Q: Which type of plant is pondweed?
A: They belong to two families in the order Alismatales: the Potamogetonaceae (pondweed family) and the Aponogetonaceae (Cape pondweed family), both of which have species that develop submerged or floating leaves but frequently have emergent flowering shoots.

Q: Where is pondweed found?
A: Aquatic vascular plants are not usually present in the benthos of the rivers, but many species of pondweed, hornwort, watermilfoil, waterweed, cattail, pondlily, and duckweed and a wide variety of rushes and sedges grow in the floodplain wetlands and shallow lakes.

Q: Does pondweed need light?
A: To do this job, the pond weed needs energy. It gets this from the light which shines on it. Bright light provides more energy than dim light. Red light is more easily used by the pond weed than most other colours.

Q: What eats sago pondweed?
A: Sago pondweed is one of the most important sources of food for waterfowl in North America. Migratory waterfowl feed on the entire plant, particularly its nutrient-rich seeds and tubers.

Q: How do I get rid of pondweed in my pond?
A: Duckweed is very small, and thus can be raked, vacuumed, or skimmed from the water’s surface without much effort. Simply adding more aeration to your pond to promote more water movement will also help prevent some floating weeds from being able to establish, as they typically prefer still water.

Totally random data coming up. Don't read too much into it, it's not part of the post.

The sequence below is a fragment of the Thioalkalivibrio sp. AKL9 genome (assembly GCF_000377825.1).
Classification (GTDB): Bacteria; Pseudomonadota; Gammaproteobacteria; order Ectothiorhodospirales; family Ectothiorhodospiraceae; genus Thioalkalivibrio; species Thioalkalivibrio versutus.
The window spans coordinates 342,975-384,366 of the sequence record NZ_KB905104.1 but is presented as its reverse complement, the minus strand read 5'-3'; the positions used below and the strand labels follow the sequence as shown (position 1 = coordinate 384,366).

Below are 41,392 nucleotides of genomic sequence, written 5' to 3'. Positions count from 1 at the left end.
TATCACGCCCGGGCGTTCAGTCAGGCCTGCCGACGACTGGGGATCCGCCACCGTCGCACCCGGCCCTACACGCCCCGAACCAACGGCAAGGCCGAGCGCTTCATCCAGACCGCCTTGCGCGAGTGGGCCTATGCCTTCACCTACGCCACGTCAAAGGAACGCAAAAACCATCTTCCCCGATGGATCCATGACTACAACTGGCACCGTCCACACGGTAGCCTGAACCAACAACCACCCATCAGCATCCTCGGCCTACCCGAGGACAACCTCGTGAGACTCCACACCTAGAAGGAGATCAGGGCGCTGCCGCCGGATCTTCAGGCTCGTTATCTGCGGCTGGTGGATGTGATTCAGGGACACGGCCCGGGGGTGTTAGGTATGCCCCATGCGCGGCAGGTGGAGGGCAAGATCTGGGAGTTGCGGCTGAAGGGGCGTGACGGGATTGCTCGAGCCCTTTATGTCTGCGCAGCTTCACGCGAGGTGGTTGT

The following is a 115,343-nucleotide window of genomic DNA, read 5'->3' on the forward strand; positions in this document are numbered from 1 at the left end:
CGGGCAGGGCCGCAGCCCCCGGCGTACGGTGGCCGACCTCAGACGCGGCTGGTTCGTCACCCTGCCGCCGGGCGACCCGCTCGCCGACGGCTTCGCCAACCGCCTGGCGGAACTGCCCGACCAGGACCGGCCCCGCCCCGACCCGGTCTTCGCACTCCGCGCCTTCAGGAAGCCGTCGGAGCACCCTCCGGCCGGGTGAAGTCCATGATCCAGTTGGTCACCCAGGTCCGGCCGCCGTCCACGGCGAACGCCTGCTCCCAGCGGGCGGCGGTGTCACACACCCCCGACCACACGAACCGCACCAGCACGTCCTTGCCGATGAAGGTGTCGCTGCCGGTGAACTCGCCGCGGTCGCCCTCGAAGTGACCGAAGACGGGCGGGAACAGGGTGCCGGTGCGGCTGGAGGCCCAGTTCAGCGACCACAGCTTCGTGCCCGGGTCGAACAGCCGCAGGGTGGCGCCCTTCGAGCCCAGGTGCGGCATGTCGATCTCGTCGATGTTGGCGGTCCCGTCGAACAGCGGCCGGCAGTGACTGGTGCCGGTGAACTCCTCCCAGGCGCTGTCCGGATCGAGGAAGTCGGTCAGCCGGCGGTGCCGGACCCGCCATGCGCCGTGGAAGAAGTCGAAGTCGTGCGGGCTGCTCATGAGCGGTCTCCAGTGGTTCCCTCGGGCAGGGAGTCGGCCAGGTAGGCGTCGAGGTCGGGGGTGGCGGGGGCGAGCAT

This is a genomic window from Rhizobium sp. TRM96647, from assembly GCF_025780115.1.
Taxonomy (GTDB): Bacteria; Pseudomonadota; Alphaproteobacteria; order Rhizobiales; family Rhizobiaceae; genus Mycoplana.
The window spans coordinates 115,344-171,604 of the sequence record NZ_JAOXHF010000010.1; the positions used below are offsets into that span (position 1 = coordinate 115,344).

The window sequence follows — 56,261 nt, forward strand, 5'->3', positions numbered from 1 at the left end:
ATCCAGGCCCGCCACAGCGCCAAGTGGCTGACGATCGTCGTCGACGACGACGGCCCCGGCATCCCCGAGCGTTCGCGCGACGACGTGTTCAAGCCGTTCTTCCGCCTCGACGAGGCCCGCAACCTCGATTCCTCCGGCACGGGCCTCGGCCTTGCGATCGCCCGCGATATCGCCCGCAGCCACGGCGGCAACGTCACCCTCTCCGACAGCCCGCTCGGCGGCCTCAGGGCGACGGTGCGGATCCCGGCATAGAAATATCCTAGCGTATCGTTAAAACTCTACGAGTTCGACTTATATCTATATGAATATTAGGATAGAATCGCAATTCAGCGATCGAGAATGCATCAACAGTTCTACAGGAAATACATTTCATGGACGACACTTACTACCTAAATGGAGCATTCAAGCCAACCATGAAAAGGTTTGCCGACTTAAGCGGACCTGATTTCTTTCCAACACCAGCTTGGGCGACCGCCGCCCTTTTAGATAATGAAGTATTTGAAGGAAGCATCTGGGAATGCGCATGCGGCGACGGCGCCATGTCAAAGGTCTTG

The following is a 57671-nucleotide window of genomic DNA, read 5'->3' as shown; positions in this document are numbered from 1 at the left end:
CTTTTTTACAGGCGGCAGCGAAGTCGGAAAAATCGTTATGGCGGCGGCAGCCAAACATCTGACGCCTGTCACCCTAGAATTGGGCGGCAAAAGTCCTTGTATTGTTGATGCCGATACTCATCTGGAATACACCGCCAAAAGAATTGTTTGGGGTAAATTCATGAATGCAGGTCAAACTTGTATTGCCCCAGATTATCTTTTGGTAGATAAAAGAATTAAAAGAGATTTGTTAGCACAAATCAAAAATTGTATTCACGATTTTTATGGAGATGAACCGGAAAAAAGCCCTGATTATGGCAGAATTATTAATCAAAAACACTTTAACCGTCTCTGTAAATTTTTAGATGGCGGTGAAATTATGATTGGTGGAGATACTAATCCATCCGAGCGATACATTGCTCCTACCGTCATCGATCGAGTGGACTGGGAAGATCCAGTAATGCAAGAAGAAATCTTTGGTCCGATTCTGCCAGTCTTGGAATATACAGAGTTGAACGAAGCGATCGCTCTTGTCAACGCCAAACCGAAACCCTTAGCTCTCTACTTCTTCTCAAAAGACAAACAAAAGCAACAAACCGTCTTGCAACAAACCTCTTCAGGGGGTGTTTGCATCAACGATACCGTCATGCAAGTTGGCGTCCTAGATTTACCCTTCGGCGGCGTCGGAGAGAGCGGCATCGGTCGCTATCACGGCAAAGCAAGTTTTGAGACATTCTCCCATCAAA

Q: Is pondweed good for compost?
A: When the time is up, don’t let the dried-out remains go to waste. Compost it. Old water weed is the best natural compost activator ever and it’s entirely free, so make the most of your natural harvest.

Q: How do you keep pondweed alive?
A: PondweedPondweedpondweed (countable and uncountable, plural pondweeds) Any of several plants that grow in ponds or similar aquatic conditions: (most commonly) Potamogeton, a diverse and worldwide genus. Elodea, found in North › wiki › pondweedpondweed – Wiktionary is best kept in a a constantly aerated tank (just use a simple aquarium pump) filled with tap water located near a window or with a bright lamp (>1200lm). Putting pondweed into cold water straight from the tap may cold shock it so take care to allow water to come to room temperature.

Q: What kills floating leaf pondweed?
A: Our top recommended products to treat pondweed is Diquat Herbicide. Diquat Herbicide is labeled to control Pondweed (except for Richardsons pondweed) and has shown to do a great job against it. Diquat also carries a wide label so it can kill a large number of other unwanted aquatic weeds you may be dealing with too.

Q: Can you use RoundUp on pond weeds?
A: RoundUp®, a commonly used glyphosate herbicide is not approved for use in ponds. There are other glyphosate herbicides which are approved for aquatic sites. The difference lies in additional ingredients in RoundUp®, making it more toxic to certain kinds of aquatic life.

About the author

Samuel is a gardening professional and enthusiast who has spent over 20 years advising homeowners and farm owners on weed identification, prevention and removal. He has an undergraduate degree in plant and soil science from Michigan State University.